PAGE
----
Tuesday, July 28, 2009

More soulful version

White said that kind of perfection breeds a cynicism with the experience of music.

"I wouldn't pick that and I don't think if people knew that was happening on the music that they love, that they would pick that over recording it live and having a more soulful version of the whole thing."

White created Third Man Records this year with the hope of recording a more authentic music experience. He's pleased with what they've achieved with Horehound.

"It's so explosive and forceful and dangerous. I don't think other bands sound like that on record," he said.

Mosshart said the group members didn't even know they had an album until the day before they finished recording.

The Dead Weather is now on a North American tour that featured recent stops in Toronto and Ottawa.

White, who's always seeking ways to challenge himself as an artist, has switched back to drums, which he hadn't played in 15 years. The new lineup features Lawrence on bass and Fertita on guitar.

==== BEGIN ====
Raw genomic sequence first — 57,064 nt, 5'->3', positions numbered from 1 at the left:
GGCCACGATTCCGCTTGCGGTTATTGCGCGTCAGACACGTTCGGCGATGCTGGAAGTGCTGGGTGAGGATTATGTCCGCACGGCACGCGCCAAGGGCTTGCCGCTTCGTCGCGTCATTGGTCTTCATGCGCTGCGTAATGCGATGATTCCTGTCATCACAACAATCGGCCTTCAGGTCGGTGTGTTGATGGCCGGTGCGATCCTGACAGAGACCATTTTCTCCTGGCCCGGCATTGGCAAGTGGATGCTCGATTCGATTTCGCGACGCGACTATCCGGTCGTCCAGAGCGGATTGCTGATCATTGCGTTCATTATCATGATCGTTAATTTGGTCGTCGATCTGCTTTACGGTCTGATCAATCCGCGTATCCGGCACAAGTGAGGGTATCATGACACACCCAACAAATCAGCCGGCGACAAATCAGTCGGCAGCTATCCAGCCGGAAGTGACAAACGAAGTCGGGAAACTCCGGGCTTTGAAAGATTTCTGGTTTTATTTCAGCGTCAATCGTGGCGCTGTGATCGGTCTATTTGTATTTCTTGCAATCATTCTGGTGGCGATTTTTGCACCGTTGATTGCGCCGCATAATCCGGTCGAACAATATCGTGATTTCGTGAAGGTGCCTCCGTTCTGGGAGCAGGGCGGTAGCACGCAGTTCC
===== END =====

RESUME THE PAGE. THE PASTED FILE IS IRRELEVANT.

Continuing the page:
"If a drummer misses something, everybody notices. If a guitar player misses a note, you don't really notice it. I have that challenge," he said, adding that it's also difficult to sing and play drums at the same time.

He recalled his 2007 tour of Canada, which will soon be reprised in the film The White Stripes Under Great White Northern Lights, a documentary by Emmett Malloy that is to open the Toronto International Film Festival.

That tour with ex-wife Meg White was the ultimate in live experiences, he said. White has fond memories of his date in Iqaluit and Whitehorse, cities not often on concert tours.

"In Whitehorse, we were picked up in a '51 Chevy on the tarmac by the mayor of the town," he said.

"To go to Iqaluit was not a good business move — it doesn't even pay for itself — but that show was incredible. Meeting with Inuit elders — these are things that would never have happened if we hadn't gone up there," he said.

"That's so much more important than to play an arena for the fifth time. That's what you do as a musician, to share with people and to go out of your way to go somewhere you haven't been before, physically and mentally. It's also the most incredible luxury that we can do that."

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